Experts say that one of the main benefits of these results is that it allows for a treatment that is more selective and appears to not come with as many side effects.
“From a clinical practice standpoint, the challenge of when you get to fourth and fifth-line drug agents is: number one, the bang for the buck is often fairly low; but number two, you’re often dealing with drugs with a fairly pronounced side effect profile,” Dr. Sameer Mehta, an interventional cardiologist and president of Denver Heart, told Healthline.
He points to drugs like Spironolactone and an older drug named Clonidine as examples of long-standing medications that can cause a wide range of side effects.
Mehta calls the level of blood pressure reduction in the study “dramatic” even as other courses of treatment, like Europe’s development of renal denervation, begin to be approved for study in the U.S.
Dr. Aseem Desai, a cardiac electrophysiologist affiliated with Providence Mission Hospital, said that the study is a good reminder that not all patients with hypertension will see results even when following their care plan.
“A lot of times, we attribute treatment-resistant hypertension to noncompliance, that a patient is not consistently taking the drugs prescribed, or they have not lost the target weight that we think will be helpful in controlling their blood pressure, or we have not gotten them to reduce their sodium intake in their diet. And while that may be true, in many cases, there is a small subset of patients that have truly treatment-resistant hypertension. They’re doing everything they possibly can, and their numbers are still running high,” Desai said.
He pointed to the study’s focus on the hormonal system, which aldosterone is part of, as a key differentiator.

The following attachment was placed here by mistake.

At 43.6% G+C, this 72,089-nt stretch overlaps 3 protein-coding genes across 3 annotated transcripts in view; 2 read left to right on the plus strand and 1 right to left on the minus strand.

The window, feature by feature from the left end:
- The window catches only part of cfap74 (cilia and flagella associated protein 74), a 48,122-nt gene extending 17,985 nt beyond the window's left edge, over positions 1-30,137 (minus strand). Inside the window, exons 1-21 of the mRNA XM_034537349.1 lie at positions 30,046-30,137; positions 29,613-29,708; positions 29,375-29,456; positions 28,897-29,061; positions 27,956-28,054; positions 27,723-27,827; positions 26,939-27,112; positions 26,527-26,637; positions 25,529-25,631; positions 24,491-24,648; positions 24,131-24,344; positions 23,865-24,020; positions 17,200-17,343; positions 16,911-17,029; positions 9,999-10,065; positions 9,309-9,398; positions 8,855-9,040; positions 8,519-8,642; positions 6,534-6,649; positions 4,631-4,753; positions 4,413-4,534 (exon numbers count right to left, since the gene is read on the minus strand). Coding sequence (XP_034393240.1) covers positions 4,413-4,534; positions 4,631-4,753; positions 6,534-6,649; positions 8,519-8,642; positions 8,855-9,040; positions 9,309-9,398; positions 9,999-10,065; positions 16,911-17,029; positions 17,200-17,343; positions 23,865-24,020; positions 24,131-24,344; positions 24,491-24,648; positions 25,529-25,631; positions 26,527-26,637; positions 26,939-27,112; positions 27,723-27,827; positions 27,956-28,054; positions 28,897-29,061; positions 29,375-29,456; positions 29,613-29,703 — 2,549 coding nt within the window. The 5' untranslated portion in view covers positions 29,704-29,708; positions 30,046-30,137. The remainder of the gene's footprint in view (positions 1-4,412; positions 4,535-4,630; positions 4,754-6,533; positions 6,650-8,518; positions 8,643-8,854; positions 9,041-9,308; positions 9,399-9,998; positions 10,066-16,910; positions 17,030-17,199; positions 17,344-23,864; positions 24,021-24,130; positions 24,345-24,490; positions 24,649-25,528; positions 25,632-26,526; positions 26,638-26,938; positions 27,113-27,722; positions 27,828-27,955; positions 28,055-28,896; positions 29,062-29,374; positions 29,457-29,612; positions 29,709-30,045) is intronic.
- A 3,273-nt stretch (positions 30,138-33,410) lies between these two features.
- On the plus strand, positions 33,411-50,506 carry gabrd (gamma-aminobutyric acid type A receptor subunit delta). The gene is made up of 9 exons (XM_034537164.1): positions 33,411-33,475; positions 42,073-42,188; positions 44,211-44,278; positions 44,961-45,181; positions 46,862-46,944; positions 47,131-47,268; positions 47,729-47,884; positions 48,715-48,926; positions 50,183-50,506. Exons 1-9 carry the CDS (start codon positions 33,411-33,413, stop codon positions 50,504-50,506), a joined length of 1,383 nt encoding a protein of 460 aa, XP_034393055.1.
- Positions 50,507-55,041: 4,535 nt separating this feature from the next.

“The study highlights that what seems as small as a single hormone can have a profound effect on people who have uncontrolled hypertension,” Desai added.
Dr. Camilo Ruiz, a concierge physician, and internist who now works primarily with sleep disorders, said that hypertension concerns lead him and his colleagues to look at other underlying issues that may lead to this resistance.
“As an internist, I may start considering, ‘Well, does this patient have an underlying thyroid disorder? Does this patient have an underlying snoring and sleep apnea component? Does this patient have an underlying adrenal tumor that may be causing increased hormone secretion of aldosterone?’ This is how these patients present,” Ruiz said.
Of the three experts who spoke to Healthline, none shared deep concerns about the funding source for this research. The main takeaway was that while it would be preferable to see independently-funded research, the financial landscape of American medication development simply makes that a very difficult goal to achieve.
“I think it’s the unfortunate reality of today’s healthcare, is that there’s limited dollars,” Desai said.